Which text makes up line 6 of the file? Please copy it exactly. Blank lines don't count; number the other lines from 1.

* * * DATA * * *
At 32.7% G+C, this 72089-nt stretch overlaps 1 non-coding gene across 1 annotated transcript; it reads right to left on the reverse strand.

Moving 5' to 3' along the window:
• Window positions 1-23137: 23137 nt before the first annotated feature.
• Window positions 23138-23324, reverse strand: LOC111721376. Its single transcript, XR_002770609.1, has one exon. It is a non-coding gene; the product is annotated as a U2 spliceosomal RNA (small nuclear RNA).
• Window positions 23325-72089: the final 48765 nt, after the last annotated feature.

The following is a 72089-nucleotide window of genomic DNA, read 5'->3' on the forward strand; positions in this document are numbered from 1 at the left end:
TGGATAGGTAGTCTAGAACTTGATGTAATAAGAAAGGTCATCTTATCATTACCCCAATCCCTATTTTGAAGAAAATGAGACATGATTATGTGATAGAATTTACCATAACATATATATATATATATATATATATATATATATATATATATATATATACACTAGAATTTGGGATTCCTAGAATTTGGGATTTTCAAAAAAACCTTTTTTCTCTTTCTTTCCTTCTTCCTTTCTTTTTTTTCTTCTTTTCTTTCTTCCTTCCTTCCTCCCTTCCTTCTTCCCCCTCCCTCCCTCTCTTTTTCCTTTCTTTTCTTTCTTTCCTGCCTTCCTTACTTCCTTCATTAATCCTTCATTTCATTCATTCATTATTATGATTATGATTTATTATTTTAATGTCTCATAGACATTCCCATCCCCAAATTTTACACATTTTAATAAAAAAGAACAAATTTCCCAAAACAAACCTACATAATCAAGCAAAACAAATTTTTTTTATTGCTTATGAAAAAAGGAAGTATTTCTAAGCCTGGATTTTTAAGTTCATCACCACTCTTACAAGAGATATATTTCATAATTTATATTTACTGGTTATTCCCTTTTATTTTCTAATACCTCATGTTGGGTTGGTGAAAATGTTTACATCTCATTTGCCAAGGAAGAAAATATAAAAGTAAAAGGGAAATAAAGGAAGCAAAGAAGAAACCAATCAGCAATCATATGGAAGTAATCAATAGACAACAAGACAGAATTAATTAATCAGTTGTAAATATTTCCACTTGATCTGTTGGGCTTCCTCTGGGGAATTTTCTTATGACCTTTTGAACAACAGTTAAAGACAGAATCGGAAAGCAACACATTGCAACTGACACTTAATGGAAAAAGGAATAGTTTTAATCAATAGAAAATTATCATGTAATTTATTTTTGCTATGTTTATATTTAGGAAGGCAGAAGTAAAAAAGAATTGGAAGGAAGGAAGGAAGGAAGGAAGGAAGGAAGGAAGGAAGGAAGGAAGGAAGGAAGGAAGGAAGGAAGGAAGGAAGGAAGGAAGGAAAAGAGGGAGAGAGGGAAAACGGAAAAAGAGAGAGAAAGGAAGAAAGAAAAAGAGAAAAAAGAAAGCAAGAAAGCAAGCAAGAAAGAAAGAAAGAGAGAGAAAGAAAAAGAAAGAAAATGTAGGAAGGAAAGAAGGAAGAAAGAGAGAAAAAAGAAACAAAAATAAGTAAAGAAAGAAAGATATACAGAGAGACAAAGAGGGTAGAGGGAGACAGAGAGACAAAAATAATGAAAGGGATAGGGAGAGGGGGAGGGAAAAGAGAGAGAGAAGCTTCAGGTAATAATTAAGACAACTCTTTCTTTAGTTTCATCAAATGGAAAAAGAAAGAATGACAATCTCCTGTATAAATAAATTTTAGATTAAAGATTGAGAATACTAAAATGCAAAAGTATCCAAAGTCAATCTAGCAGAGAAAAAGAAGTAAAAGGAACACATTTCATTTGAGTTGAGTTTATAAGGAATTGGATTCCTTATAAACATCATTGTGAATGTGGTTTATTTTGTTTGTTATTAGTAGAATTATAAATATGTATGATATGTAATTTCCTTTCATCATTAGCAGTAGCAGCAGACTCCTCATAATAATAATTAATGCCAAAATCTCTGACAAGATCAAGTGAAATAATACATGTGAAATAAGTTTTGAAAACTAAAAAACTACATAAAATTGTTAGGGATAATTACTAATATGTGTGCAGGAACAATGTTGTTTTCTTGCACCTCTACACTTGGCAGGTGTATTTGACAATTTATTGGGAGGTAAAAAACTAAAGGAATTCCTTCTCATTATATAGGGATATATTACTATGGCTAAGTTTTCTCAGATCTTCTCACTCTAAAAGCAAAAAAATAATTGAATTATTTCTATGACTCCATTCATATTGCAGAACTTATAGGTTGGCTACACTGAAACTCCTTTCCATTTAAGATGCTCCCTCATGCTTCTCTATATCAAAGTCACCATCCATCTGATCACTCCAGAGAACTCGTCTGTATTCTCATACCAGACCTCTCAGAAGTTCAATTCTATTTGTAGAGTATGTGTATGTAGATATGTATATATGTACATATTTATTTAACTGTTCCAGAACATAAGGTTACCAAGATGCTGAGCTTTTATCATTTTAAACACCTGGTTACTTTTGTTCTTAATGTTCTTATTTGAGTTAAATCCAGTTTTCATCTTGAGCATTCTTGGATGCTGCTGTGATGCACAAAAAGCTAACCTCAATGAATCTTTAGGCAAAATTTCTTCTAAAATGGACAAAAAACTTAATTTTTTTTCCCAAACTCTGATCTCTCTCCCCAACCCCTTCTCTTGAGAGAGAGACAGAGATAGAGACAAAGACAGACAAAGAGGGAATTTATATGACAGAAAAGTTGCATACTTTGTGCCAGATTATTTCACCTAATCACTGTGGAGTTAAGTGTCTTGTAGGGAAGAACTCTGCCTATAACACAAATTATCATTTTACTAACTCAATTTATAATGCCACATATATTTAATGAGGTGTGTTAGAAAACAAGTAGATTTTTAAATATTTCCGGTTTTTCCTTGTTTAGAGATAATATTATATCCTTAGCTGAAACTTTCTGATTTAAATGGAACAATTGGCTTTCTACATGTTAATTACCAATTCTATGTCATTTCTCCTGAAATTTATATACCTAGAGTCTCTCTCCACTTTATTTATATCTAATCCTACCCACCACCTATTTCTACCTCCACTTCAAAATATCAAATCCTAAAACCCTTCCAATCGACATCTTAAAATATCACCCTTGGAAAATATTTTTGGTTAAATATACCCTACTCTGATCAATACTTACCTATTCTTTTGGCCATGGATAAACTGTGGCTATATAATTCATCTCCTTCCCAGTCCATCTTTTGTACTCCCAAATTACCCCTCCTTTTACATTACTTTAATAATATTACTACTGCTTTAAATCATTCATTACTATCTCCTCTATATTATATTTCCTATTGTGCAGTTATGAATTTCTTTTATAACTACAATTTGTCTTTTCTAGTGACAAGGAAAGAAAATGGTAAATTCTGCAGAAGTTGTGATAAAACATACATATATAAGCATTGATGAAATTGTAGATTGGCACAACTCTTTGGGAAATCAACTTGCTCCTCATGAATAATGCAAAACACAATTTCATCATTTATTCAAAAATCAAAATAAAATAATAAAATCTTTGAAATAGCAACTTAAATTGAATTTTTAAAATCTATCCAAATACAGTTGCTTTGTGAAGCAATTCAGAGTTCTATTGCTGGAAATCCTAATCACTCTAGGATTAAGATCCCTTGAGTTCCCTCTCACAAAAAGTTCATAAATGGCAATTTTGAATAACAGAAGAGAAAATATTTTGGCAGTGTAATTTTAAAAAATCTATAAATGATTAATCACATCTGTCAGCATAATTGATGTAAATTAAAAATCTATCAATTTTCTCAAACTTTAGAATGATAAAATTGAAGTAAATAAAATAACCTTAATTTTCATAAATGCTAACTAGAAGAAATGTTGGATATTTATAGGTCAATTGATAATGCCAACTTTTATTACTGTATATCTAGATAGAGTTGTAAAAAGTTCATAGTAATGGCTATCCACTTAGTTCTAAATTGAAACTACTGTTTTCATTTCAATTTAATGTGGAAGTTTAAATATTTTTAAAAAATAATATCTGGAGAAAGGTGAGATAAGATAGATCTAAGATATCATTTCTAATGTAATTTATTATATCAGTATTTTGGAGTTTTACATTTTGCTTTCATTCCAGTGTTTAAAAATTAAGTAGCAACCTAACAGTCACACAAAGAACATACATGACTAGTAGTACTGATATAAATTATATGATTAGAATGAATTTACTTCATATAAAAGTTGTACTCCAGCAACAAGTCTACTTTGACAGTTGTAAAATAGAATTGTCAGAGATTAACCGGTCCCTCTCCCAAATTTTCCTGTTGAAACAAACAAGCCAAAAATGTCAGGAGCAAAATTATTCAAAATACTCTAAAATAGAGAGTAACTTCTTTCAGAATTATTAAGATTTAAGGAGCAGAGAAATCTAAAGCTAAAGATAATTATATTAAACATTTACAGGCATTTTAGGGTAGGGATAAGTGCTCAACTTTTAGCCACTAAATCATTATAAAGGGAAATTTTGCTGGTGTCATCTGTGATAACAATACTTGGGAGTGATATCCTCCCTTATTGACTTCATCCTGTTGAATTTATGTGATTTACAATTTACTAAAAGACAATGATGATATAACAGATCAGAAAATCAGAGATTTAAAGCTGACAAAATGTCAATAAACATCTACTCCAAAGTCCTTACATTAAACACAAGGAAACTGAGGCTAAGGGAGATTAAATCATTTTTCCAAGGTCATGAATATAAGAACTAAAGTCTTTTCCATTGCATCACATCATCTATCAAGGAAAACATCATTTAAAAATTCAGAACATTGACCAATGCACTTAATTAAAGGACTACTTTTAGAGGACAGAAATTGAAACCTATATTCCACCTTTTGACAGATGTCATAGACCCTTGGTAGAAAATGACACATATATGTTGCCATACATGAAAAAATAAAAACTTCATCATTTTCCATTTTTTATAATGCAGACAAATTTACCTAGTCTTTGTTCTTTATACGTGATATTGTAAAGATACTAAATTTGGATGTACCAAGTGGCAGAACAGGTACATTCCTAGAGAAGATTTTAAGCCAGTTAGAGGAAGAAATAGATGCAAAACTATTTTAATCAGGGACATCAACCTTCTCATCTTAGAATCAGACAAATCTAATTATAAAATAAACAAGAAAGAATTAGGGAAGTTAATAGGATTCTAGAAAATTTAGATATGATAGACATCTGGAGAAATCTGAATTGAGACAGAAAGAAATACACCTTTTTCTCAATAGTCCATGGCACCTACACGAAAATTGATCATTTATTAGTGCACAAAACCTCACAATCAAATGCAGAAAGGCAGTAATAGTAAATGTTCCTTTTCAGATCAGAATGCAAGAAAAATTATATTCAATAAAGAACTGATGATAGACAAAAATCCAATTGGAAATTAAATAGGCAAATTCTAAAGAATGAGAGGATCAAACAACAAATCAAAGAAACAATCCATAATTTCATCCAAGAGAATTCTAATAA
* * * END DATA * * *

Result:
The following is a 72089-nucleotide window of genomic DNA, read 5'->3' on the forward strand; positions in this document are numbered from 1 at the left end: